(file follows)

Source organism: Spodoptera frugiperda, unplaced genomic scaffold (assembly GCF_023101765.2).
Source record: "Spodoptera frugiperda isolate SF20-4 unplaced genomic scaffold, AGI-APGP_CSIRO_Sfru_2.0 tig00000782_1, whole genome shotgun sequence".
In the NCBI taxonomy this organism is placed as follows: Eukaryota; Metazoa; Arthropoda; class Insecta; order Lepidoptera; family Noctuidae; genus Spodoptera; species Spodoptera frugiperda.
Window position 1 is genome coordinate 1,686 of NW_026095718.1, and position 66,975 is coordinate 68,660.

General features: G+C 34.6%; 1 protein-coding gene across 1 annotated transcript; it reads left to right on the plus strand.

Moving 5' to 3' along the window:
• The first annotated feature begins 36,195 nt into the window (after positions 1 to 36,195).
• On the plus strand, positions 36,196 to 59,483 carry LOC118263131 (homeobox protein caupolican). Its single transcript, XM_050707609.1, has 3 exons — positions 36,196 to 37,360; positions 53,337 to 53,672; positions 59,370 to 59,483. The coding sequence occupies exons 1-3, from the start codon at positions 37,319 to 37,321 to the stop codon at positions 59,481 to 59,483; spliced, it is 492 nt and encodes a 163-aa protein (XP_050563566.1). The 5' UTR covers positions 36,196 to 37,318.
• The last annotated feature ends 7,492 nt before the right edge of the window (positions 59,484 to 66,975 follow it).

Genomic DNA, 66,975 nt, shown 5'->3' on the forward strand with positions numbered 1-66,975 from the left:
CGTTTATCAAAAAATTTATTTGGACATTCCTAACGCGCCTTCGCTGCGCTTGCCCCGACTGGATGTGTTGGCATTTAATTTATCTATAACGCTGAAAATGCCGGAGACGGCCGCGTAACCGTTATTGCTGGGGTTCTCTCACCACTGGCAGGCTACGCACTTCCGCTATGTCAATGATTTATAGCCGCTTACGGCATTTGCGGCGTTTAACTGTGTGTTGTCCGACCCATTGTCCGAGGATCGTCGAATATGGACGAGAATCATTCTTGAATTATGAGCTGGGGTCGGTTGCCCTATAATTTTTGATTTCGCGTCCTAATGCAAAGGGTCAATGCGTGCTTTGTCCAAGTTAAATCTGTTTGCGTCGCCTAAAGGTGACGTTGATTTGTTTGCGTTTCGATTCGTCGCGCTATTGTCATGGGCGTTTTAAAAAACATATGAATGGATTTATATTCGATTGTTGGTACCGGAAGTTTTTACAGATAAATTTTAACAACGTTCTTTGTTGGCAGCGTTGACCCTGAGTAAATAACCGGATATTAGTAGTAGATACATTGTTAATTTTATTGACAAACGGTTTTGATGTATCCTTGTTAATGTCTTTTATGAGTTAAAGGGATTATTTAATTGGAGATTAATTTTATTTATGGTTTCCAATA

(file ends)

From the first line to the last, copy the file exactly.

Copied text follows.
Source organism: Spodoptera frugiperda, unplaced genomic scaffold (assembly GCF_023101765.2).
Source record: "Spodoptera frugiperda isolate SF20-4 unplaced genomic scaffold, AGI-APGP_CSIRO_Sfru_2.0 tig00000782_1, whole genome shotgun sequence".
In the NCBI taxonomy this organism is placed as follows: Eukaryota; Metazoa; Arthropoda; class Insecta; order Lepidoptera; family Noctuidae; genus Spodoptera; species Spodoptera frugiperda.
Window position 1 is genome coordinate 1,686 of NW_026095718.1, and position 66,975 is coordinate 68,660.

General features: G+C 34.6%; 1 protein-coding gene across 1 annotated transcript; it reads left to right on the plus strand.

Moving 5' to 3' along the window:
• The first annotated feature begins 36,195 nt into the window (after positions 1 to 36,195).
• On the plus strand, positions 36,196 to 59,483 carry LOC118263131 (homeobox protein caupolican). Its single transcript, XM_050707609.1, has 3 exons — positions 36,196 to 37,360; positions 53,337 to 53,672; positions 59,370 to 59,483. The coding sequence occupies exons 1-3, from the start codon at positions 37,319 to 37,321 to the stop codon at positions 59,481 to 59,483; spliced, it is 492 nt and encodes a 163-aa protein (XP_050563566.1). The 5' UTR covers positions 36,196 to 37,318.
• The last annotated feature ends 7,492 nt before the right edge of the window (positions 59,484 to 66,975 follow it).

Genomic DNA, 66,975 nt, shown 5'->3' on the forward strand with positions numbered 1-66,975 from the left:
CGTTTATCAAAAAATTTATTTGGACATTCCTAACGCGCCTTCGCTGCGCTTGCCCCGACTGGATGTGTTGGCATTTAATTTATCTATAACGCTGAAAATGCCGGAGACGGCCGCGTAACCGTTATTGCTGGGGTTCTCTCACCACTGGCAGGCTACGCACTTCCGCTATGTCAATGATTTATAGCCGCTTACGGCATTTGCGGCGTTTAACTGTGTGTTGTCCGACCCATTGTCCGAGGATCGTCGAATATGGACGAGAATCATTCTTGAATTATGAGCTGGGGTCGGTTGCCCTATAATTTTTGATTTCGCGTCCTAATGCAAAGGGTCAATGCGTGCTTTGTCCAAGTTAAATCTGTTTGCGTCGCCTAAAGGTGACGTTGATTTGTTTGCGTTTCGATTCGTCGCGCTATTGTCATGGGCGTTTTAAAAAACATATGAATGGATTTATATTCGATTGTTGGTACCGGAAGTTTTTACAGATAAATTTTAACAACGTTCTTTGTTGGCAGCGTTGACCCTGAGTAAATAACCGGATATTAGTAGTAGATACATTGTTAATTTTATTGACAAACGGTTTTGATGTATCCTTGTTAATGTCTTTTATGAGTTAAAGGGATTATTTAATTGGAGATTAATTTTATTTATGGTTTCCAATA